Welcome to the Difficult Conversations – Lessons I Learned as an ICU Physician with Dr. Anthony Orsini. Our special guest today is Elizabeth Poret-Christ. Liz is a dear friend of Dr. Orsini and Director of Programming at The Orsini Way, where she’s involved in all aspects of marketing, scheduling, and teaching. As Dr. Orsini states “Without Liz, The Orsini Way would not exist”. Liz has several personal stories to share today, and what’s so amazing about Liz, is the way she took every one of her experiences, good and bad, and found a way to turn them into a positive. Dr. Orsini keeps his promise about two things, that you will be inspired, and you will learn communication techniques that will help you in your personal lives.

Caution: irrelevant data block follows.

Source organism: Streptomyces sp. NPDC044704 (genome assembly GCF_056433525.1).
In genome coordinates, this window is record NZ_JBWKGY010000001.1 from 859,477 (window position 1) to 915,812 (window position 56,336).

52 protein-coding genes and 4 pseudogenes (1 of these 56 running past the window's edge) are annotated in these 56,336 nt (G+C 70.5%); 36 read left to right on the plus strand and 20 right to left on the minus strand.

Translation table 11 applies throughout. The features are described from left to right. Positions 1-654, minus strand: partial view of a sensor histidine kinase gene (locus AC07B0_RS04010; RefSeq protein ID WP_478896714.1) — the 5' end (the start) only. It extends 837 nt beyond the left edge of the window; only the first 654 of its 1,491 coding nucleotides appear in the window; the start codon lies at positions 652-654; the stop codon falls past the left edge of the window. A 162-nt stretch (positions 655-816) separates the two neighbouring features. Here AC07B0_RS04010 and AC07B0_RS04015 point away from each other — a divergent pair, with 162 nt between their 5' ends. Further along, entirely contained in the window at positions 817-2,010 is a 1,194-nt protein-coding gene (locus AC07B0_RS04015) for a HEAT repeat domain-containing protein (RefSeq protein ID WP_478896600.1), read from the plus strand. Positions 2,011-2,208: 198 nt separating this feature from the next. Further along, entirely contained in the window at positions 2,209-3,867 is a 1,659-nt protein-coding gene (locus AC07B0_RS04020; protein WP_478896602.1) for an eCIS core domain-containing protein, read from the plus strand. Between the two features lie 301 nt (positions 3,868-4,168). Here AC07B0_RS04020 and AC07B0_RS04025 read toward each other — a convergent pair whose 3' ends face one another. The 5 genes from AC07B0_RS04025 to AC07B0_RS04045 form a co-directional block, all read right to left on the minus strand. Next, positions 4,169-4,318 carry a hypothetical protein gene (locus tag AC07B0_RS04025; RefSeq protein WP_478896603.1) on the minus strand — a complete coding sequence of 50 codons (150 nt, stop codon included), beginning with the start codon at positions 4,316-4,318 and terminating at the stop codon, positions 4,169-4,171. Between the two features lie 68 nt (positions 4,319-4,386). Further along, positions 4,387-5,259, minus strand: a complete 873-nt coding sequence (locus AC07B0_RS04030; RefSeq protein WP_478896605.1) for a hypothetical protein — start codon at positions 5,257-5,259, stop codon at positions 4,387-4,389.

Liz shares with us how she became involved in the Parent Advisory Committee at her local teaching hospital that led her to meet Dr. Orsini. She tells us the story about when her husband was critically ill in an ICU in Florida, and the difficult conversations she had with some doctors. You will be shocked to hear about one particularly bad conversation she had with a surgeon when her husband was close to death. You will learn why Liz repeats to herself often, “How do I help the next person from not having to experience that kind of things that I went through?” Dr. Orsini believes that physicians, nurses, and healthcare professionals are especially compassionate, but sometimes it’s difficult to convey that compassion, and that’s what Liz and Dr. Orsini teach at The Orsini Way. When Liz and her husband got back home to NJ after 23 days in the hospital, they met with a surgeon that took over her husband’s case. Liz discusses his sharp contrast in communication skills compared to the first surgeon and how comforting he was to her husband. With just a few words, the surgeon said something so astounding to them that he made them instantly feel less afraid. Liz shares her experience with us about giving bad news, from the patient’s point of view. Having been on both sides of the conversation, she gives advice to the person who is receiving the tragic news and tips on what they should expect from the doctor, nurse or first responder. Dr. Orsini says, “This is why I love communication. It’s so powerful. By changing one word, by doing something just a little differently, you can make a real difference in people’s lives.” If you enjoyed this episode, please hit the subscribe button to find out more about what we do and how we teach communication. Go ahead and download this episode now!